We have been working alongside GRAFF Diamonds in locations all over the world. We recently finished an aluminium wall finish for the store at SAKS Fifth Avenue in Houston and are currently working on new stores in Japan and Connecticut. With clients like GRAFF, it is extremely important for the company to create unique environments for their clientele to visit and be part of a luxury shopping experience. GRAFF Diamonds are celebrated for the quality of their stones and jewellery designs and the decoration contributes to the ambience they are offering their clientele within each store. A customer and brand experience is all in the detail. We are currently working on a large project for a London club which will show a completely new range and is very exciting. Watch this space!
Have these projects differed in any way to your usual work?
I would say that we do not make any work that is ‘typical’ to us. We resist stylistic categorization as we strive to make each project unique and we are well known within the industry for our expertise in a wide range of materials and styles. Our projects are always luxury and are always different. We don’t tend to follow trends or repeat the same style for every client. It is important that the artworks we make are unique to each brand – they need to capture the identity of the place and the retailer. We love to be pushed to create the new and the challenge of making something tangible that has been dreamt up in the clients imagination.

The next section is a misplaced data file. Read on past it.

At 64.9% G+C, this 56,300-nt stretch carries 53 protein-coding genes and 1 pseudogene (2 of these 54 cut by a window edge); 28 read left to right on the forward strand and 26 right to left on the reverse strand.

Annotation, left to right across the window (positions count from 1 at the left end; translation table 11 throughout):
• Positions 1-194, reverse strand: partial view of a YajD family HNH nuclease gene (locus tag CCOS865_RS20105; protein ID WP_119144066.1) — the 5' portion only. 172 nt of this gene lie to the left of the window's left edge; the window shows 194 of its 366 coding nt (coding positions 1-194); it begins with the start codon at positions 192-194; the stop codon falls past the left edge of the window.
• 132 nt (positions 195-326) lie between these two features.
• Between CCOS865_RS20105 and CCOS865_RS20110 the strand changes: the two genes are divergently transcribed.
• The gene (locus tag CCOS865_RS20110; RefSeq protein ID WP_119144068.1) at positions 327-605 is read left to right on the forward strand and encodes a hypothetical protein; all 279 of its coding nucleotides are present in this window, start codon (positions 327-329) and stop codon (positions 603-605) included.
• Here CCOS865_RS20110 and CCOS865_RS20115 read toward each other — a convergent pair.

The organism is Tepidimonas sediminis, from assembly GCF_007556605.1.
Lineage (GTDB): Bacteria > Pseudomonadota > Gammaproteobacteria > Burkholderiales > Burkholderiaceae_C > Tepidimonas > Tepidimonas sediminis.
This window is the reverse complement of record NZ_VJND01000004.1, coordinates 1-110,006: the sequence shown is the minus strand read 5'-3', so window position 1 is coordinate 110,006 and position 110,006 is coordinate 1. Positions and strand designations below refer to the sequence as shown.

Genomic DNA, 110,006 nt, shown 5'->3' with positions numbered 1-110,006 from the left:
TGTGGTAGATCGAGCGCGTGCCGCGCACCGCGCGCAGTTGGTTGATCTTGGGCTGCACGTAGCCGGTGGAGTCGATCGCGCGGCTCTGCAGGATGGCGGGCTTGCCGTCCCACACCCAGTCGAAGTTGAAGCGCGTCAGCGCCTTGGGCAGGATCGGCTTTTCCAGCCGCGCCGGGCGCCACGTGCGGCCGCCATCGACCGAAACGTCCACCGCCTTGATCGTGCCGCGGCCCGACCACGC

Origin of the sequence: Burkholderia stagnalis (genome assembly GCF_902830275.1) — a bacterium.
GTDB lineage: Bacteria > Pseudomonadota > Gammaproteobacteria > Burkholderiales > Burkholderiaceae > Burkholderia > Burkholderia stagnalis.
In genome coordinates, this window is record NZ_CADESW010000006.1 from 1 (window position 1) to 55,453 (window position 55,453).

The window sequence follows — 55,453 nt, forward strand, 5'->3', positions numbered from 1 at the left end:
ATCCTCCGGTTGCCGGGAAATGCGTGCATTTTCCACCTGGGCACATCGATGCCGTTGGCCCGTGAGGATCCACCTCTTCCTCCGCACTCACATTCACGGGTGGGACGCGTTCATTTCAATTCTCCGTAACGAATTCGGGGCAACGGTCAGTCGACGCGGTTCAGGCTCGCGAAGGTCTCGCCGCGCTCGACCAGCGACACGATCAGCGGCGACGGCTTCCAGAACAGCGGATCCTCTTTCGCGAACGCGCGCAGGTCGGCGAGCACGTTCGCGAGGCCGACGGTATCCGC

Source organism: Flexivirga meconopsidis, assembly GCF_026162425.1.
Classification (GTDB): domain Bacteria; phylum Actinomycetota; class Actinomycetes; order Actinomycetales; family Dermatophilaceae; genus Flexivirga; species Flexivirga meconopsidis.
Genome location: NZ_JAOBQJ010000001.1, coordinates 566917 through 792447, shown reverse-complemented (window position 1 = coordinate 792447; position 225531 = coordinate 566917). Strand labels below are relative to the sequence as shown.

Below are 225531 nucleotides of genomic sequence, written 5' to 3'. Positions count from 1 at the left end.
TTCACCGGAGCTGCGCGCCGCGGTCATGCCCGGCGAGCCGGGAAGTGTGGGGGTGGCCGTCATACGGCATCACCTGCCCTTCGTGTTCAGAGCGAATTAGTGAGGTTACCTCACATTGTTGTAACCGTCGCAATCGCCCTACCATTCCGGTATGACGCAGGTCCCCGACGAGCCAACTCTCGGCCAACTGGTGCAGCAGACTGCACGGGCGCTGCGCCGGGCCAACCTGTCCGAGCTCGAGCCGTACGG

When working on a project, what are the biggest challenges you face? And how do you overcome them?
The challenge is to always come up with the ‘new’ and to keep on reinventing the wheel to create completely unique creations. We are both self-confessed bookworms and we are continually learning, studying and travelling to be inspired to find the new, which often involves looking at something old and beautiful with a fresh eye. The walls of our office are well-lined with art, history and old architecture books for constant inspiration. We will travel to museums across the World, such as the Musée Papier Peint in Alsace to see 18th-century block printed wallpaper. When recreating a version of the ‘Amber Room’ for the Ritz Casino in London we went to St Petersburg to study the original. Another challenge is the sheer amount of choice we can offer our clients. In our design library, we have over 20,000 design samples clients can flick through from abstract, figurative, traditional and modern. When deciding which finish to go for there is often a challenge in making the final choice but we work together with our clients to make a decision based on aesthetics and practical requirements of the project.